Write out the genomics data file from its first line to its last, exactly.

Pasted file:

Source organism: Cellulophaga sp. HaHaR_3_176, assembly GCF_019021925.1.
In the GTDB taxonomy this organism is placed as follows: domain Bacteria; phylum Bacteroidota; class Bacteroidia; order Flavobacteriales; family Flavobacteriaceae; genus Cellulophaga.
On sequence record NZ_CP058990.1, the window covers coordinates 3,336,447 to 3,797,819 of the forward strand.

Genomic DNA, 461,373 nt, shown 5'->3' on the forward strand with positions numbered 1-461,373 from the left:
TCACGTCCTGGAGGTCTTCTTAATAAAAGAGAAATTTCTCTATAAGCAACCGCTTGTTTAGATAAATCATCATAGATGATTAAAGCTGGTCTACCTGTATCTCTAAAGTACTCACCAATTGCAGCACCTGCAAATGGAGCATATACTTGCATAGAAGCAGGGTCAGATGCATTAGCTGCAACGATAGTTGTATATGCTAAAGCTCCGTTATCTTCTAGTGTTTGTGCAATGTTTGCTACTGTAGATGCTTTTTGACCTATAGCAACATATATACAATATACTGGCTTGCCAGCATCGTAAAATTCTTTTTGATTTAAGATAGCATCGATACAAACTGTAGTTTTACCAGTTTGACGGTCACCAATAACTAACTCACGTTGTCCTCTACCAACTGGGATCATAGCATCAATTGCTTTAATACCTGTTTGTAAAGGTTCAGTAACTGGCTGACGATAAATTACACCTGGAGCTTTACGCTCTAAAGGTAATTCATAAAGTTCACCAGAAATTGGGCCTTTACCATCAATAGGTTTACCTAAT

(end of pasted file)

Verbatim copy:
Source organism: Cellulophaga sp. HaHaR_3_176, assembly GCF_019021925.1.
In the GTDB taxonomy this organism is placed as follows: domain Bacteria; phylum Bacteroidota; class Bacteroidia; order Flavobacteriales; family Flavobacteriaceae; genus Cellulophaga.
On sequence record NZ_CP058990.1, the window covers coordinates 3,336,447 to 3,797,819 of the forward strand.

Genomic DNA, 461,373 nt, shown 5'->3' on the forward strand with positions numbered 1-461,373 from the left:
TCACGTCCTGGAGGTCTTCTTAATAAAAGAGAAATTTCTCTATAAGCAACCGCTTGTTTAGATAAATCATCATAGATGATTAAAGCTGGTCTACCTGTATCTCTAAAGTACTCACCAATTGCAGCACCTGCAAATGGAGCATATACTTGCATAGAAGCAGGGTCAGATGCATTAGCTGCAACGATAGTTGTATATGCTAAAGCTCCGTTATCTTCTAGTGTTTGTGCAATGTTTGCTACTGTAGATGCTTTTTGACCTATAGCAACATATATACAATATACTGGCTTGCCAGCATCGTAAAATTCTTTTTGATTTAAGATAGCATCGATACAAACTGTAGTTTTACCAGTTTGACGGTCACCAATAACTAACTCACGTTGTCCTCTACCAACTGGGATCATAGCATCAATTGCTTTAATACCTGTTTGTAAAGGTTCAGTAACTGGCTGACGATAAATTACACCTGGAGCTTTACGCTCTAAAGGTAATTCATAAAGTTCACCAGAAATTGGGCCTTTACCATCAATAGGTTTACCTAAT